January 31, 2014 PRINT Bookmark and Share

Nagelvoort Providing Answers In Michigan's Net

CHN Staff Report

For most players, getting to play college hockey for any team is an honor, but it is extra special when you get to play for the team you grew up cheering for.

That is what happened this year with Michigan freshman goaltender Zach Nagelvoort, who grew up listening to the Red Berenson Radio Show. The native of Holland, Mich., made his Wolverine debut Oct. 18 at New Hampshire, just four months after committing to the program.

Nagelvoort came on in relief just minutes into the third period after sophomore Steve Racine went down with an injury.  But the freshman impressed that night in Durham, N.H., stopping 15 shots, including a penalty shot, to preserve a 1-1 tie.

"For his first college hockey experience to have to have to come in and then face a penalty shot, it's pretty good, and plus killing a penalty. I thought he did really well," Michigan head coach Red Berenson said after the game on October 18.

Nagelvoort had played well enough for Berenson to give him his first college start the next night. Nagelvoort made 22 saves and picked up his first career win, as the Wolverines won 3-2 in overtime.

From that point on the Wolverines' net was Nagelvoort's. He started 13 of the next 16 games for Michigan and has posted a 8-5-1 record with a 1.98 GAA and .935 save percentage.

This includes Nagelvoort's first career shutout, vs. Niagara on Nov. 22, and winning Michigan's Big Ten Hockey opener vs. Ohio State on Nov. 29.

That is not to say it has been clear sailing for the Wolverines since Nagelvoort took over as the No. 1 goalie.  After sweeping the Buckeyes, Michigan went almost two months without winning any games (0-4-1), including losses in both games of the Great Lakes Invitational for the first time since 2000. (Nagelvoort started the first game of the GLI, Racine the second.)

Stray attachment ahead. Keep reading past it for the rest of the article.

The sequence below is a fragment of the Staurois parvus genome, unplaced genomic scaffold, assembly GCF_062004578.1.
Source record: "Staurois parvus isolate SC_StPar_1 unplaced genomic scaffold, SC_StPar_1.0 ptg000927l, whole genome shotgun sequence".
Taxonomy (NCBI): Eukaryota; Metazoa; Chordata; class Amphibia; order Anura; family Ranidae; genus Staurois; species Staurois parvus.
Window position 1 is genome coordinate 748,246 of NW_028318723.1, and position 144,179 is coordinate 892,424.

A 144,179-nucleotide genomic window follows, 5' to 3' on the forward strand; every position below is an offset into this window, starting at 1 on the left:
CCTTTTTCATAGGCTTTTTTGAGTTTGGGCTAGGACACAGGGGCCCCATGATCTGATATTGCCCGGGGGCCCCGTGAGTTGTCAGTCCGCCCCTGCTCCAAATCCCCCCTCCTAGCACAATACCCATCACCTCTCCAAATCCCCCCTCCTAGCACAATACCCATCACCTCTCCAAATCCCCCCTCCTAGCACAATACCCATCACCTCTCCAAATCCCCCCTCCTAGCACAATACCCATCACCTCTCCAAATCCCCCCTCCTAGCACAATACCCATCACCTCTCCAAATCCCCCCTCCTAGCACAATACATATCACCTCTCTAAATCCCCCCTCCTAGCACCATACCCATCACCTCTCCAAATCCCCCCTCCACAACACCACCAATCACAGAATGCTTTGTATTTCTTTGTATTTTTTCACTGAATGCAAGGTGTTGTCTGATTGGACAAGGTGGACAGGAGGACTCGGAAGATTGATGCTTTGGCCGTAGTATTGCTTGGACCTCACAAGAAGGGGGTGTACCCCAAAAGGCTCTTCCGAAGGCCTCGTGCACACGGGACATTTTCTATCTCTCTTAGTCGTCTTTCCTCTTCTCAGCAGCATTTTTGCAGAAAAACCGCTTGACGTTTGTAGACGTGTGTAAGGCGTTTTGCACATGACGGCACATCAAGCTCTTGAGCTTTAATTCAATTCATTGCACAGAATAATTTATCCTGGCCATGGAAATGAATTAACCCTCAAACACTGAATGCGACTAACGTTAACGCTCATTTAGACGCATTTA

It was a streak of bad luck and bad timing for the Wolverines who only played four games in a month and a half from mid-December to late January.

But Berenson did not lose faith in Nagelvoort, and, really, couldn't afford to. Luckily, that faith seems to be paying off; Nagelvoot and the Wolverines had a big sweep over Michigan State last weekend.

"I think it was huge. We were worried about how effectively we could play having played so few games in recent weeks," Berenson said. "I thought Nagelvoort responded well. I won't say it was a toss-up but it could have been Racine playing. It's a tough decision, in recent week we have only played four games in six weeks so it's been tough to get a goalie."

Nagelvoort was happy to be given the chance to play, and get a victory in, his first game against Michigan's biggest rival.

"My first game ever against State, if I could go my whole career without losing to State that would be phenomenal." Nagelvoort said.

The first game of the series vs. the Spartans was played at Joe Louis Arena in Detroit. A place that is also special to Nagelvoort, who grew up a Red Wings fan and had played there in tournaments as kid.

"Playing where the Red Wings play, knowing they were (just) here playing the Blackhawks, it's a lot of fun," Nagelvoort said.

The second game of the sweep of the Spartans gave the Wolverines their first victory at Munn Ice Arena in East Lansing since March 2010. Berenson said after the game the victory was important for his team, especially the senior class who won their first game at Munn.

"They're pretty excited about it. They have a lot of respect for their opponent," Berenson said. "These games are big games, and now they're even bigger with the Big Ten Conference. Those are big points in the standings. Any way you want to cut it, that's a big weekend for Michigan against a good opponent."

The Wolverines are hoping the victories in Detroit and East Lansing are a sign of things to come rest of the season which features all Big Ten play and no more off weekends.

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